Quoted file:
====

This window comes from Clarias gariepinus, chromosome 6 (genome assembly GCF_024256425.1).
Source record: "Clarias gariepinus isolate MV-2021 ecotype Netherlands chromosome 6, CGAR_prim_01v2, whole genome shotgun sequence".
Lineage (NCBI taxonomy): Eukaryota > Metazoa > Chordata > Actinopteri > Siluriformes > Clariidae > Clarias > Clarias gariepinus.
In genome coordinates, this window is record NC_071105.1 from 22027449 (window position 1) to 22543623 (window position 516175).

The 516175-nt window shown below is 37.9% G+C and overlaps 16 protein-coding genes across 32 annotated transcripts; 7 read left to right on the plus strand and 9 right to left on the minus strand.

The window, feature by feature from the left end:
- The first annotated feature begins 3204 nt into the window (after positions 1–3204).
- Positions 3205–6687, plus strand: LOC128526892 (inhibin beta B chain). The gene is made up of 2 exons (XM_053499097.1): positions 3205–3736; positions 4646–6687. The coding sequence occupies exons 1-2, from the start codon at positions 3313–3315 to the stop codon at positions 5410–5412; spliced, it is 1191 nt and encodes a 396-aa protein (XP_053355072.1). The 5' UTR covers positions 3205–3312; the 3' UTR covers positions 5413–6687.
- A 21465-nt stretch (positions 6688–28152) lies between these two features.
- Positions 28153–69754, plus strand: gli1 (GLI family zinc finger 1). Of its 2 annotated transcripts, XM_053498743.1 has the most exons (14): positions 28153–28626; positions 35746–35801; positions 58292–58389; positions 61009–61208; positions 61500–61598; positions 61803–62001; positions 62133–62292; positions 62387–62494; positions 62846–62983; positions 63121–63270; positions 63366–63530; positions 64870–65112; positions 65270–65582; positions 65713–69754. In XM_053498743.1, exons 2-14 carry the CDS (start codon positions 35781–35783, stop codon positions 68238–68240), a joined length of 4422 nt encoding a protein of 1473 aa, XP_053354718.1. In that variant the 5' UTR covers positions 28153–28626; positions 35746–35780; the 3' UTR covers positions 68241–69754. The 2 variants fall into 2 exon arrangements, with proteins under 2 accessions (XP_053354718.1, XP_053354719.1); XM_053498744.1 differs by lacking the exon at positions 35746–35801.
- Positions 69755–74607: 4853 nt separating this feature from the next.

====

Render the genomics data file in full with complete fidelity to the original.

This window comes from Clarias gariepinus, chromosome 6 (genome assembly GCF_024256425.1).
Source record: "Clarias gariepinus isolate MV-2021 ecotype Netherlands chromosome 6, CGAR_prim_01v2, whole genome shotgun sequence".
Lineage (NCBI taxonomy): Eukaryota > Metazoa > Chordata > Actinopteri > Siluriformes > Clariidae > Clarias > Clarias gariepinus.
In genome coordinates, this window is record NC_071105.1 from 22027449 (window position 1) to 22543623 (window position 516175).

The 516175-nt window shown below is 37.9% G+C and overlaps 16 protein-coding genes across 32 annotated transcripts; 7 read left to right on the plus strand and 9 right to left on the minus strand.

The window, feature by feature from the left end:
- The first annotated feature begins 3204 nt into the window (after positions 1–3204).
- Positions 3205–6687, plus strand: LOC128526892 (inhibin beta B chain). The gene is made up of 2 exons (XM_053499097.1): positions 3205–3736; positions 4646–6687. The coding sequence occupies exons 1-2, from the start codon at positions 3313–3315 to the stop codon at positions 5410–5412; spliced, it is 1191 nt and encodes a 396-aa protein (XP_053355072.1). The 5' UTR covers positions 3205–3312; the 3' UTR covers positions 5413–6687.
- A 21465-nt stretch (positions 6688–28152) lies between these two features.
- Positions 28153–69754, plus strand: gli1 (GLI family zinc finger 1). Of its 2 annotated transcripts, XM_053498743.1 has the most exons (14): positions 28153–28626; positions 35746–35801; positions 58292–58389; positions 61009–61208; positions 61500–61598; positions 61803–62001; positions 62133–62292; positions 62387–62494; positions 62846–62983; positions 63121–63270; positions 63366–63530; positions 64870–65112; positions 65270–65582; positions 65713–69754. In XM_053498743.1, exons 2-14 carry the CDS (start codon positions 35781–35783, stop codon positions 68238–68240), a joined length of 4422 nt encoding a protein of 1473 aa, XP_053354718.1. In that variant the 5' UTR covers positions 28153–28626; positions 35746–35780; the 3' UTR covers positions 68241–69754. The 2 variants fall into 2 exon arrangements, with proteins under 2 accessions (XP_053354718.1, XP_053354719.1); XM_053498744.1 differs by lacking the exon at positions 35746–35801.
- Positions 69755–74607: 4853 nt separating this feature from the next.